Jenny Lehman, LCSW, is a psychotherapist with D’Arienzo Psychological Group, a Psychology Practice treating children, teenagers, and adults in Jacksonville, Florida.
As a psychotherapist, I have had the privilege of seeing many individuals at their most vulnerable time. These experiences have given me a unique opportunity to observe the current mental health status of certain age groups. Within the last decade, many mental health experts have sounded the alarm about the rising incidence of clinical depression and anxiety disorders among young adults in the U.S. (Newsweek,2018). While this focus has primarily been on children and teens, for the purpose of this article, I would like to shift this emphasis to young adults.
A trend, which I have noted within my own work with this population, is an extreme fear of failure, in addition to a persistent quest for validation from others. This ongoing observation sparked my curiosity. Why are these newly minted adults so terrified of mistakes? What messages about success have they absorbed? How are these beliefs affecting their overall sense of well-being?
The answer, as I discovered quickly, was complicated. These young adults grew up in a time of tremendous, breakneck change. The 9/11 attacks, financial crisis, student loan debt, social media, and increasing globalization had tremendous influence on how Americans saw the world and their security within it (Scheffler et al., 2018). As a consequence, life felt less predictable and secure. Many parents became more concerned with things such as stable, well paid employment. Hence, the focus of parenting became intense emphasis on excelling academically. If a child was not academically inclined, perhaps the parental push moved towards sports, or the arts (ultimately to receive a scholarship). In many cases, this led to many kids, and consequently, young adults, to view themselves as producers and performers. Success was the ultimate goal, because only success can yield financial security and thus, true contentment with one’s life. The problem is what if you fail while performing? If your performance is poor, what are you worth as a person? This is the question many young adults struggle with presently. Somehow, we have confused personal worth with personal performance.
Success is obviously not a bad thing. Of course, any parent wants their own children to succeed and be able to function well on their own. Parents ultimately want their children to be happy and see excellence as a way to achieve that. The question is rather how can we decrease the fear of failure in order to empower young adults to learn and grow from their mistakes instead of fearing them.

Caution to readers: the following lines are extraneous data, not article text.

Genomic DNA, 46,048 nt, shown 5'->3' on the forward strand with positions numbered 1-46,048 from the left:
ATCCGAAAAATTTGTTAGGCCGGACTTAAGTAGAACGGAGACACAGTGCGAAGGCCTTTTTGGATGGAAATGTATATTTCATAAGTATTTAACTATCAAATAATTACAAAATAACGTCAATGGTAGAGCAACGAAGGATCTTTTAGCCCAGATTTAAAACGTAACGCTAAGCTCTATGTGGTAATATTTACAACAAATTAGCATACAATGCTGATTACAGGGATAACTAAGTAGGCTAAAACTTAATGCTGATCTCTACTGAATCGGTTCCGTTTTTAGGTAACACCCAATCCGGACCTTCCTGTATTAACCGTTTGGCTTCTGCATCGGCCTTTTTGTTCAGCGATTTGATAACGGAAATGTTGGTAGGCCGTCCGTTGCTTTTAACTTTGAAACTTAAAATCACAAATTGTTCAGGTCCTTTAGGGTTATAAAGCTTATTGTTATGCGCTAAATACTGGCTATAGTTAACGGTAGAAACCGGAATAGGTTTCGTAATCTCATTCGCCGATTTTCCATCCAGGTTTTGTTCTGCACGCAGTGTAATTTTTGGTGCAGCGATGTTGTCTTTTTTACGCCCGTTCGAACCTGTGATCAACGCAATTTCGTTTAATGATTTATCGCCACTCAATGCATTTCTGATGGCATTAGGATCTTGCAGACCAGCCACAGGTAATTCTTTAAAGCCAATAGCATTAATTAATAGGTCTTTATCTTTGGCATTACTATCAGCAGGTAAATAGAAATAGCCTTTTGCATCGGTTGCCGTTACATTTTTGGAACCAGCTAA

My favorite answer to this question comes from child psychologist, Dr. Madeline Levine. At the beginning of her talks with parents about anxiety and depression in teenagers, she shows two graphs (Levine, 2008). On one graph, is a straight, upwardly trending line. The second graph shows a line that resembles a roller coaster which ultimately goes up. Dr. Levine asks the parents to raise their hands if their own road to success was a straight path without challenge or failure. Very few hands raise. Most adults can identify with rollercoaster. Very few can identify with the straight line (Levine, 2008).
The key to being successful is falling down multiple times and getting back up. As a culture, we have attempted to prevent our kids from failing for a few decades now. The issue with this approach is that it builds the fear and dread of failure in the mind of the young adult. Additionally, they do not experience the satisfaction that comes from facing and successfully overcoming an obstacle. When this same individual inevitably misses the mark in work or school, will she/he be able to recover?? The reality is that resilience and grit are cultivated through failing and surviving failure. In fact. Most successful people will share many, many stories of failure. The sooner we understand this fact, the better for ourselves, our children, and our society.
My recommendations for young adults struggling with this issue:
My recommendations for parents:
Gander, K. Millennials are the most anxious generation, new research shows. Newsweek Magazine, May,2018:
Levine, M. (2012). Teach your children well. New York: Harper Perennial
Scheffler, R., Arnold, D., Qazi, H, Harney, J., Linde, L., Dimick, G., & Vora, N. (2018).
The Anxious Generation: Causes and Consequences of Anxiety Disorder among Young Americans.
Berkley Institute for the Future of Young Americans. Goldman School of Public policy.